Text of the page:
A theoretical study of the effects of intrahelical and interhelical interactions on the helix-coil transitions of various single polypetides in water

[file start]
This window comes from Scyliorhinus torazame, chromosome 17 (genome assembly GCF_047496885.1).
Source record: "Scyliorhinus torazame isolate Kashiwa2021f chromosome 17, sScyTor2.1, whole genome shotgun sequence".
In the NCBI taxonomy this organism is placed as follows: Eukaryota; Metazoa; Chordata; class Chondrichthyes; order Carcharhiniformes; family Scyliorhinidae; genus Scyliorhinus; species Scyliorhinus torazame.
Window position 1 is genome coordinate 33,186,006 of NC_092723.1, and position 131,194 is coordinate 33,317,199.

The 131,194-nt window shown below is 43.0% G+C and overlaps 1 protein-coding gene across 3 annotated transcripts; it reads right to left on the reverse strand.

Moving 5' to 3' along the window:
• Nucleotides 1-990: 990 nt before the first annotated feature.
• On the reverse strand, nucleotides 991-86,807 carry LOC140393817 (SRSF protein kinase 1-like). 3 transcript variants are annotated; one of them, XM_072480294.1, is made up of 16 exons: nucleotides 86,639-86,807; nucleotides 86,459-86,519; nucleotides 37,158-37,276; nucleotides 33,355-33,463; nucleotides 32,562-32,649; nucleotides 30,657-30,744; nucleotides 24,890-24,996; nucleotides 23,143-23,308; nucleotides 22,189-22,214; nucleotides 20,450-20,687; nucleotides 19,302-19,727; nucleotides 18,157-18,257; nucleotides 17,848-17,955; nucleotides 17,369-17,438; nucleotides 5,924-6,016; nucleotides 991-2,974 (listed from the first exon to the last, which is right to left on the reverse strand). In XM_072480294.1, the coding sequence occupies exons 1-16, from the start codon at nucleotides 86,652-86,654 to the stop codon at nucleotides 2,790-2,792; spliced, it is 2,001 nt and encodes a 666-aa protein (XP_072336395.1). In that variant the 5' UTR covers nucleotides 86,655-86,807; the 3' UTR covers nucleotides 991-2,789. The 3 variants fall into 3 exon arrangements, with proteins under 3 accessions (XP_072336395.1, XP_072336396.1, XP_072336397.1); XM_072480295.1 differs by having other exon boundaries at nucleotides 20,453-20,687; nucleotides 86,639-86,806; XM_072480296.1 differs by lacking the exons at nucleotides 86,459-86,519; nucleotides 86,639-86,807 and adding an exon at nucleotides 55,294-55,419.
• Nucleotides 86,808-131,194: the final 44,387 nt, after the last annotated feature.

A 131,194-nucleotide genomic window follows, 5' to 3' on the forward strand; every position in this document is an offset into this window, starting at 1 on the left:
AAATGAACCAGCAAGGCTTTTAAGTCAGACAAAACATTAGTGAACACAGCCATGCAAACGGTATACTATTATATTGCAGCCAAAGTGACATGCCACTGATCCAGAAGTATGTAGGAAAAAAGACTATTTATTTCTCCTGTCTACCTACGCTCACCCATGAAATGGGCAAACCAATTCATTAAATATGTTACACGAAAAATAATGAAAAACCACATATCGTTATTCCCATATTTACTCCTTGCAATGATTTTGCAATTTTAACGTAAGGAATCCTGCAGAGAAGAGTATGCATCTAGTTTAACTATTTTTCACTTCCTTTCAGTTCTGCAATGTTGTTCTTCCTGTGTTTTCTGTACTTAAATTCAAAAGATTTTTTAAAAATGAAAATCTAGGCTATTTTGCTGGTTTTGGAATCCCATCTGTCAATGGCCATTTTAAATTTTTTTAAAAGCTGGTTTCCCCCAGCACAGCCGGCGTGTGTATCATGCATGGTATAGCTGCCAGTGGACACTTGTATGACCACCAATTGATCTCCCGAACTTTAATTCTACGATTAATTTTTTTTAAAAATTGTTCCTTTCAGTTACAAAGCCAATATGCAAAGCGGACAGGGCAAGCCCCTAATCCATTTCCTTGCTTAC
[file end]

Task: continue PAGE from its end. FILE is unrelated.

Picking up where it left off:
The biological activity of a protein molecule strictly depends on its conformation. The helix-coil transition of a single chain polypeptide segment is an important factor in the determination of a protein molecule's conformation and has been implicated in a variety of physiologically important processes. In this work, a modified form of Dr.J. A. McCammon's simplified polypeptide model is utilized tostudy the importance of polypeptide hydrophobic content, alpha-helical amphipathicity, intrahelical electrostatic interactions, interhelical potential interactions andsurface binding to various fixed alpha-helical polypeptides of differing hydrophobic content to the coil-helix transition of various single chain polypeptide homopolymers and heteropolymers. This work demonstrates that in the absence of a site available for binding, as the hydrophobic content of a polypeptide chain increases, so does the likelihood of both post-nucleation alpha-helical chain state propagation and random coil to total alpha-helix transition. The most favorable state is the all random coil state independent of the residue type content of the polypeptide, in this circumstance. Depending on the relative positions of oppositely charged residues in a polypeptide chain, salt-bridge formation tends to increase the probability of post nucleation chain state propagation and shift K1 toward 1H, as defined by the equilibrium state model. In the presence of a site available for binding, R, the likelihood of both hydrophobic and hydrophobically amphipathic ligand types undergoing 1 to R binding, as well as coil to helix transition is almost completely dependent on the overall hydrophobicity of R. The nucleation of 1 is more likely to occur in the bound state. As the hydrophobic content of the binding site increases, so does the favorability of the coil-helix transition of an amphipathic polypeptide. Based on the calculations drawn from this study, the factors effecting the coil to helix transition of the polypeptide chains ofinterest in this work may indeed play significant roles in a variety of physiologically important processes.